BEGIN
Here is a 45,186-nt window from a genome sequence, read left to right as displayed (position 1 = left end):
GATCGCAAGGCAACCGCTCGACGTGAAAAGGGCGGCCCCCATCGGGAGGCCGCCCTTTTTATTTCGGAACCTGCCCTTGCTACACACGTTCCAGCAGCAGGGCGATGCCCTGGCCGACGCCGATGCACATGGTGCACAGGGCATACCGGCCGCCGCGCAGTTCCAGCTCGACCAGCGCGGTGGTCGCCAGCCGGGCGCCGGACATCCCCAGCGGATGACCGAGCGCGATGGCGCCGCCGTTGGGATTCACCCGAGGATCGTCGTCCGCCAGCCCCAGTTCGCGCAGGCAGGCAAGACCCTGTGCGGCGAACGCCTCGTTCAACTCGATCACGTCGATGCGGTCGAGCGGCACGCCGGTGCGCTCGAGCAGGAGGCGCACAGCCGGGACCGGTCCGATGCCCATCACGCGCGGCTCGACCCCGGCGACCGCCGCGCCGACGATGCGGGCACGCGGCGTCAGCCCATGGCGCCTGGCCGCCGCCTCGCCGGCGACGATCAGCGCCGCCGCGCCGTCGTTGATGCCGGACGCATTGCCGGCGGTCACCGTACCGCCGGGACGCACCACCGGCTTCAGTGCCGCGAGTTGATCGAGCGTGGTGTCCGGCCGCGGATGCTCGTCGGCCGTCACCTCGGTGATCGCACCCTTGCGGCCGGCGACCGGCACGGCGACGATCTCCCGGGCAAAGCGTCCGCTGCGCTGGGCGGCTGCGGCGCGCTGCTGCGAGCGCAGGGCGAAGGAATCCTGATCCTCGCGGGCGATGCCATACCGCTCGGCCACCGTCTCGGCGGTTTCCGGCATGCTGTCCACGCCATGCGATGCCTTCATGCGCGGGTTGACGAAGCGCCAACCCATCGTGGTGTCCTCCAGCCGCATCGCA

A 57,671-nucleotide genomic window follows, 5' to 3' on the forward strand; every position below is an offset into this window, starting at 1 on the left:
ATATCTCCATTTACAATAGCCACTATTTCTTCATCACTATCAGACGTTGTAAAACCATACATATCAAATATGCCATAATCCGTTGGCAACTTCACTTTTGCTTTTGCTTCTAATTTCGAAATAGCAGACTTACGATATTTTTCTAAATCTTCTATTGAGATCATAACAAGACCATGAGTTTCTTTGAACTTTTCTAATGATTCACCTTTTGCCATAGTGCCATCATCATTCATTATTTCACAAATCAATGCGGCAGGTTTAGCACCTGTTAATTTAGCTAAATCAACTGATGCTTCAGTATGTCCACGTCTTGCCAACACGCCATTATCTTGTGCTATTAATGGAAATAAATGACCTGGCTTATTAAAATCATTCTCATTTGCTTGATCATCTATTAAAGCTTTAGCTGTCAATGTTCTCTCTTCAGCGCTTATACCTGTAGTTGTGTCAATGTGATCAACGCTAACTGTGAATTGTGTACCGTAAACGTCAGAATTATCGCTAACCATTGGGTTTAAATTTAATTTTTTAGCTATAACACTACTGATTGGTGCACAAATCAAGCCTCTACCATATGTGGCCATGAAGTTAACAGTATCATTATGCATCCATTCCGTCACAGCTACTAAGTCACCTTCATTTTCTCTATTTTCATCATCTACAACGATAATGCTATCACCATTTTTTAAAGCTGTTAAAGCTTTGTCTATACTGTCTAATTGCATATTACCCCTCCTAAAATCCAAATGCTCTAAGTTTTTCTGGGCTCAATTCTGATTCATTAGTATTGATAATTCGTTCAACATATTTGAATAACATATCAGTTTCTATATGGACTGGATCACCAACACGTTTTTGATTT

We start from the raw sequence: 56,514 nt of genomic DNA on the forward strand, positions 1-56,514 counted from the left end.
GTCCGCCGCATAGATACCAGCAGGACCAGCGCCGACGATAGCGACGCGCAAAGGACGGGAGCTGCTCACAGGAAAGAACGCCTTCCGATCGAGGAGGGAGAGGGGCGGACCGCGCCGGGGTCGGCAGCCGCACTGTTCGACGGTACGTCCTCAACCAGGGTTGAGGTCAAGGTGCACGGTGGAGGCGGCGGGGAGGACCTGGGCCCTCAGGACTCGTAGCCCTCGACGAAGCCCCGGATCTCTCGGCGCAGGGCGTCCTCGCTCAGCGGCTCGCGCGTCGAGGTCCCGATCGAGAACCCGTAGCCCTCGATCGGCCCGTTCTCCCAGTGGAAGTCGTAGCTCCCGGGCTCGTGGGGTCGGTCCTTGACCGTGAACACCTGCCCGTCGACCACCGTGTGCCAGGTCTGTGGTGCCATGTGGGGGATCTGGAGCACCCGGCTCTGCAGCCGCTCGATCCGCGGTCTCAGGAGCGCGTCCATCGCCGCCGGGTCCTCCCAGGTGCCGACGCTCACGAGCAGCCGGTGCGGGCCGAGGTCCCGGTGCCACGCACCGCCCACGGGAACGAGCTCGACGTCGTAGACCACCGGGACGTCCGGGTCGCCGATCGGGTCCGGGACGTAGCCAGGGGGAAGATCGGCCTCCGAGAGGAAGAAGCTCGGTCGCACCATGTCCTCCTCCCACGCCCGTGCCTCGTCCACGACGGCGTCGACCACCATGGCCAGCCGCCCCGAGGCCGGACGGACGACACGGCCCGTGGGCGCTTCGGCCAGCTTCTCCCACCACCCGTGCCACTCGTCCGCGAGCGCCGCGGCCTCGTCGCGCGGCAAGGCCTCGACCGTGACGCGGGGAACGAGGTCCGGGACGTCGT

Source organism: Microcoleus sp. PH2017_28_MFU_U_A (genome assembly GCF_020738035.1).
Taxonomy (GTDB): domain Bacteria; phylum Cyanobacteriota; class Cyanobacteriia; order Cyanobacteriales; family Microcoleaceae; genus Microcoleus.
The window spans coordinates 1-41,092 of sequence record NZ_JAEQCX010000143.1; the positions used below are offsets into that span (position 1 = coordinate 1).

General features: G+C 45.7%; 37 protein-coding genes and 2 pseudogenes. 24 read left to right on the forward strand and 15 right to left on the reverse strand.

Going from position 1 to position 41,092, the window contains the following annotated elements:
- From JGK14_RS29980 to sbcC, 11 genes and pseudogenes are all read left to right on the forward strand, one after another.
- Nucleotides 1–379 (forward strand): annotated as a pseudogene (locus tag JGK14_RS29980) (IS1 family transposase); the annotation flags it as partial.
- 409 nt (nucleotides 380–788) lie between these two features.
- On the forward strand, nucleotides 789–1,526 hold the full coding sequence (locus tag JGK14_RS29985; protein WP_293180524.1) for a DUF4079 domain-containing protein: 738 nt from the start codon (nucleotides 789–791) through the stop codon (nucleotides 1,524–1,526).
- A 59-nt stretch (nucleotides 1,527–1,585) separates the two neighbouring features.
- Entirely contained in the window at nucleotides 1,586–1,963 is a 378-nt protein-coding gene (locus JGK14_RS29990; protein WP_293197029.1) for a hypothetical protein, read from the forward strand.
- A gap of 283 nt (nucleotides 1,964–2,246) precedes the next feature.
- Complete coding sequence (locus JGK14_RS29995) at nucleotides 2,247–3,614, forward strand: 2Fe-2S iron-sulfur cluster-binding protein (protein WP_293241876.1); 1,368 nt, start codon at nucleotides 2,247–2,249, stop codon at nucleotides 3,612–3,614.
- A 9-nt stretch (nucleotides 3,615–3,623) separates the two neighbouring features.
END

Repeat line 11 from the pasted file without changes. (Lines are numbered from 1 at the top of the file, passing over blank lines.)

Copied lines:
Going from position 1 to position 41,092, the window contains the following annotated elements: